Clever PoH usage is a big part of raid support as a Discipline Priest. A Good Priest knows that when the raid takes AoE damage, a PoH would be nice. A Really Good Priest times his PoH to go off immediately after the AoE. A great example of this is Loatheb, where timing a PoH to go off the exact moment that Necrotic Aura fades will make a huge difference to your healing done.
Copes best with: healing through extreme spikes, in combination with Shield/Penance.
Notes: Is GH a DPriest’s best friend, or is Flash Heal a better alternative? This is the single biggest spell-based question facing Discipline Priests. There’s no cut-and-dry answer right now – I don’t think anyone has really bothered to solve the problem.
I swear by GH, and pretty much anything that I can’t heal through with any of the above spells is covered by it. It’s like a fall-back tool. Shield –> Penance –> GH is to my mind the best spike-healing combo in the game, although I can’t say that for certain having never played a Paladin/Druid. Just remember never to use it on other raid members to avoid unwanted Grace procs. Also, remember that combo – it’s pretty much the only time you’ll use GH, unless the tank needs additional healing in between Penance cooldowns and you’ve been able to throw a shield on a raid member.
Copes best with: panic! Aaaaaah!
Notes: I kid. FH is technically a more efficient way to heal the tank than GH for a DPriest – it has increased crit chance and a faster cast time, meaning that the healing is delivered in two “instalments” instead of one big lump, kind of like Penance. The thing is that with two Flash Heals, only one cast benefits from Borrowed Time – so in actual fact, GH works out as a faster cast time. Sure, it’s got less chance to crit and costs more mana, I just prefer GH.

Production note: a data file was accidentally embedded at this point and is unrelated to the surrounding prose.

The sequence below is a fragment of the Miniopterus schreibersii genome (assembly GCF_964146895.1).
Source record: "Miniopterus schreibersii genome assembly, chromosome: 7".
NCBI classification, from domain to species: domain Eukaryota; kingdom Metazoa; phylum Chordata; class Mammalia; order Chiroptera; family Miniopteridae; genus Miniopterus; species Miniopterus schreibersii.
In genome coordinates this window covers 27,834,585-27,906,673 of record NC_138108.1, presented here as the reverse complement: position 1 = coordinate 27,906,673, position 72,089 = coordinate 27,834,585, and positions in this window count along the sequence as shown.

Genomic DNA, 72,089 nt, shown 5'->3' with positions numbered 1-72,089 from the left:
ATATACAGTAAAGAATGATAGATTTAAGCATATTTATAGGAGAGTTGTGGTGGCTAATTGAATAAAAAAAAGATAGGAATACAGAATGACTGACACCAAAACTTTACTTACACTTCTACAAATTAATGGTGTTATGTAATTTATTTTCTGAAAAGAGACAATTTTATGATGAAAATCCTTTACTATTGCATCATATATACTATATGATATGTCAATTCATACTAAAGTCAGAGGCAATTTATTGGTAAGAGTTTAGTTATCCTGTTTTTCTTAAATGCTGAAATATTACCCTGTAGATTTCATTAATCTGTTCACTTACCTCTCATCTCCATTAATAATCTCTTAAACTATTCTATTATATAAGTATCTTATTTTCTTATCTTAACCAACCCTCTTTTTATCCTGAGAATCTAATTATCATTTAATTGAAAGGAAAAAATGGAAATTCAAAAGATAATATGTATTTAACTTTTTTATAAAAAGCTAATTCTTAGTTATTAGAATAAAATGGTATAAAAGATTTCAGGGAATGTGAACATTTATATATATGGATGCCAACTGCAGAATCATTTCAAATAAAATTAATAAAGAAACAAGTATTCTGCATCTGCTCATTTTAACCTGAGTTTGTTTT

Flash Heal has its uses, though. You won’t be using it to raid heal due to unwanted Grace procs, but I have found times when I use it a lot – our guild’s first Kologarn kill being a good example. Kologarn does an ability called Stone Grip, which deals sustained damage to one raid member. We were having trouble healing through his AoE, and the tank, and the gripped raid member – so what I did was to pop a shield on the tank and simply spam Flash Heal, alternating between the gripped guy and the tank as necessary. The fast cast times allowed me to swap back and forth quickly, and the gripped guy got to live.